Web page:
Though 2017 still has some life left in it, Mary and I have been spending most of our time and energy in 2018. Since folks have been curious about what's down the road, we thought it'd be a good idea to dedicate a few blogposts to what we have in the pipeline. In this first installment, we'll be looking at some known quantities - that is, series games and sequels. Next time we'll be looking at some solitaire titles we have in development, and we'll round it off with a glimpse at everything else. And so, without further preamble, let's jump right in.
Shields & Swords II Series
The next game in our series of medieval battle games is The Great Heathen Army. This is the largest game in the series, containing eight battles drawn from a period of about 150 years. The design part of it is done, and series artist Ania Ziolkowska is now working on the three 17" x 22" maps. The extra maps especially mean that it's a more expensive game for us to produce, so it's going to have a somewhat higher pricepoint than the previous three games in the series.
In that sense, it's something of an experiment - to see how much demand there is for a "big" S&S II game. Really, every new entry in the series has been an experiment from a business perspective. The market for hex-and-counter medieval battle games isn't exactly the largest and most robust in the world, and we knew that going in. So we're not expecting any of these to sell in the same volume as say Table Battles or An Infamous Traffic. But we'd like to find the format that results in the most sales, and with the series having built up some reputation for quality over the first three games, we figured we'd try going big for the fourth one.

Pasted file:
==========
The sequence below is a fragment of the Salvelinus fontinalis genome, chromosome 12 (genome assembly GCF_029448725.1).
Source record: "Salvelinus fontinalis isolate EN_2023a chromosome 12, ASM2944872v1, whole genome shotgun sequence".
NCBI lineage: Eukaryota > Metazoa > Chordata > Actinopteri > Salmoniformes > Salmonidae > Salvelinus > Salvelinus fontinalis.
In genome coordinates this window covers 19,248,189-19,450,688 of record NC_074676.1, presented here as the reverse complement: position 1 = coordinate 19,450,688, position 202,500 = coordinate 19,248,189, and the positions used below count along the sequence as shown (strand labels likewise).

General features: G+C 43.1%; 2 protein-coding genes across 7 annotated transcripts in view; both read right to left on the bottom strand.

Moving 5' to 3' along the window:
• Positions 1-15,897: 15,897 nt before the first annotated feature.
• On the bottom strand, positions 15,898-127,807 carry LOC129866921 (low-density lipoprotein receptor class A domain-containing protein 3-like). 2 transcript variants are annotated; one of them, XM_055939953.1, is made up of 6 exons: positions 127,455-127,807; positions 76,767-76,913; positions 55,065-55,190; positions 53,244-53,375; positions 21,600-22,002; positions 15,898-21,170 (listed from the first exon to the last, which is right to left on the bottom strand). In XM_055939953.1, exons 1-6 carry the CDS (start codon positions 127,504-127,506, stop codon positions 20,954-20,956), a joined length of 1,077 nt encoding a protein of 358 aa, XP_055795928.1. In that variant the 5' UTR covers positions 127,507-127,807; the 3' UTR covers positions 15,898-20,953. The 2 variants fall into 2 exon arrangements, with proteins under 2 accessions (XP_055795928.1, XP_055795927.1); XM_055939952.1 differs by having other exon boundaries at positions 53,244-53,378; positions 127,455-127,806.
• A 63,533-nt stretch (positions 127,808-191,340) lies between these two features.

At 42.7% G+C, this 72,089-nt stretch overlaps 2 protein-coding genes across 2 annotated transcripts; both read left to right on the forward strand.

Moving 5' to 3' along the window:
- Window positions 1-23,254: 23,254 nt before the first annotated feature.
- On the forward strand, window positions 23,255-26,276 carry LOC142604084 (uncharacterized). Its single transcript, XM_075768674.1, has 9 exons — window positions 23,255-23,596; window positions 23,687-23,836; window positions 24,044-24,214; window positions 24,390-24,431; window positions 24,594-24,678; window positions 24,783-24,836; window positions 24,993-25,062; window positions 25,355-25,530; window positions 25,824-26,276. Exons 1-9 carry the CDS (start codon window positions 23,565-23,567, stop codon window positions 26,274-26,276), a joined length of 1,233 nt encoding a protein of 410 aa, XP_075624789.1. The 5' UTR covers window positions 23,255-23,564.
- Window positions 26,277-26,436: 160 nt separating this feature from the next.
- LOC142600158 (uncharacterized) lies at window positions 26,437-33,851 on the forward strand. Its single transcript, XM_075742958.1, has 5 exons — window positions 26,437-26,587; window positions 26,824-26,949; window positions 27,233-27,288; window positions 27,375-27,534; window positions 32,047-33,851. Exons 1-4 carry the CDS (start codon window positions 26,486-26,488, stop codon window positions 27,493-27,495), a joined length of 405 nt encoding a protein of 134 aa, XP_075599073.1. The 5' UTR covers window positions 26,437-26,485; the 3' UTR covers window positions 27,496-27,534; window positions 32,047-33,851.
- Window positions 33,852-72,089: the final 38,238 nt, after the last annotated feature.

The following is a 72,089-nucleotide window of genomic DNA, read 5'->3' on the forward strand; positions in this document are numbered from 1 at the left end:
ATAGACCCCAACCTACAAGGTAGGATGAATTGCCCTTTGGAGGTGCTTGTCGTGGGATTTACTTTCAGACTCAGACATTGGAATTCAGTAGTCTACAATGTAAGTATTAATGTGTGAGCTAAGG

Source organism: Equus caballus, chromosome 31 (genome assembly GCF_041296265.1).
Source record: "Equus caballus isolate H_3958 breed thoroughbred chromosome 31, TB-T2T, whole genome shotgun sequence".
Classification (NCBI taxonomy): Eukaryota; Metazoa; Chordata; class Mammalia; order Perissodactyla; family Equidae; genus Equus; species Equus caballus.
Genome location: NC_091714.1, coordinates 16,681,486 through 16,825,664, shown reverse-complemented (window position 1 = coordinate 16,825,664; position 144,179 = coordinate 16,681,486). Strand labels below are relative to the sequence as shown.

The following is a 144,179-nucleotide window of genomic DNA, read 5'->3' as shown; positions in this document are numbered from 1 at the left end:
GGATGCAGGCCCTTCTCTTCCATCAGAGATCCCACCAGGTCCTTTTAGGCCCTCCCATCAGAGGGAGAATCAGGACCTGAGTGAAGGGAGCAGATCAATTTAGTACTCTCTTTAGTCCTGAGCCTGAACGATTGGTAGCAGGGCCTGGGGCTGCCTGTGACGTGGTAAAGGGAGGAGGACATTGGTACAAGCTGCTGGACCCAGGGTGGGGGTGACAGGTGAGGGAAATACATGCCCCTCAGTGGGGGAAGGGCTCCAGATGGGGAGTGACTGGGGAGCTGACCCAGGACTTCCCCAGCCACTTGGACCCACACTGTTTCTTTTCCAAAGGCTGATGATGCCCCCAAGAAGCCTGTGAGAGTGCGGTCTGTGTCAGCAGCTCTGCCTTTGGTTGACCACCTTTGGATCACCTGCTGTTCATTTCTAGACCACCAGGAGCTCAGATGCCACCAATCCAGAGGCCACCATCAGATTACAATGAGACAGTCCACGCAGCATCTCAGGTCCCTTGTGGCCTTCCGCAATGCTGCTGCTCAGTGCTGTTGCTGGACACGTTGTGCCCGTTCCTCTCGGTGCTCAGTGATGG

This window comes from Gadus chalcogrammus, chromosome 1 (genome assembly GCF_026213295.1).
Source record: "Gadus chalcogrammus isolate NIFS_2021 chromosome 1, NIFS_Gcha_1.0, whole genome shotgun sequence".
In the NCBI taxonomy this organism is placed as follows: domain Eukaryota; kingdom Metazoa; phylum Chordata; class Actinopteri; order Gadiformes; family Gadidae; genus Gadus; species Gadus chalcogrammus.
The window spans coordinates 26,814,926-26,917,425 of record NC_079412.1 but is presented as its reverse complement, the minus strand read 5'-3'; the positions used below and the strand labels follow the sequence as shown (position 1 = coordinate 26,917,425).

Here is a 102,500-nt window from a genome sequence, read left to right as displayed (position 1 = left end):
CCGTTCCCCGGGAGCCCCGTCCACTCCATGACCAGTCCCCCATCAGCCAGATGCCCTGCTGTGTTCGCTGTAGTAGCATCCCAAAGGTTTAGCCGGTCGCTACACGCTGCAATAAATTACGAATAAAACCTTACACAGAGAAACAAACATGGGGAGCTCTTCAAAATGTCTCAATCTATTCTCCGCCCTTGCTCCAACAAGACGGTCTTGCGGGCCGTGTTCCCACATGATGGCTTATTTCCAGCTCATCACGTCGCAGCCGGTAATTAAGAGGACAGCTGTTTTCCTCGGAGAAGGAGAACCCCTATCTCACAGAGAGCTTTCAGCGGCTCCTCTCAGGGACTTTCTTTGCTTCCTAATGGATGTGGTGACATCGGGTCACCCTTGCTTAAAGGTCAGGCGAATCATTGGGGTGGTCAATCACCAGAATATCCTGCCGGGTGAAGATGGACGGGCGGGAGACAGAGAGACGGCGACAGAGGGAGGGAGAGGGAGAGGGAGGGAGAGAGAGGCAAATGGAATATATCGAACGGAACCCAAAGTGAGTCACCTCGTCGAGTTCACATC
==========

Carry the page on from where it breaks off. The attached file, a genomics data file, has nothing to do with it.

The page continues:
If it looks like bigger games are the way to go, we'll go big for the fifth game in the series as well. If it sells about the same or worse than the smaller ones, then we'll probably stick with small going forward. This will determine what the next game is in the series, and whether it's going to show up in 2018 or be pushed into the following year.
Another factor is that we're (very slowly) developing a "cousin" series with the working title of Shields & Swords Ancients, which will either drop in late 2018 or sometime in 2019. What format that series takes as well will be determined, at least in part, by what the sales look like for The Great Heathen Army.
Shot & Shell Battle Series
The second game in this series is The Heights of Alma, which is in many ways a do-over of my earlier game Blood on the Alma, which is itself the great-grandfather of the Shot & Shell Battle Series. However, this wasn't a straight port or clean-up job; it's really like I'm designing a completely different game on the same topic, albeit one with some clear mechanical similarities. In some ways this is actually more difficult than designing a new entry in the series from scratch, because I've got to stop myself from holding on to mechanisms/concepts that worked for the original game but that won't work in the context of the series. It looks like I've gotten the game to where it needs to be, but it's still in testing.
One reason why I decided to follow up Seven Pines; or, Fair Oaks with The Heights of Alma, besides the erroneous assumption that it would make my job easier, is because we didn't want to pigeon-hole Shot & Shell as an ACW series. Sure, there are going to be several ACW battles represented over the life of the series, because for the period, the ACW is pretty much the main attraction. But we didn't want excursions into other conflicts to feel like outliers or one-offs. Apropos that, we actually have an outside designer working on a post-ACW European battle.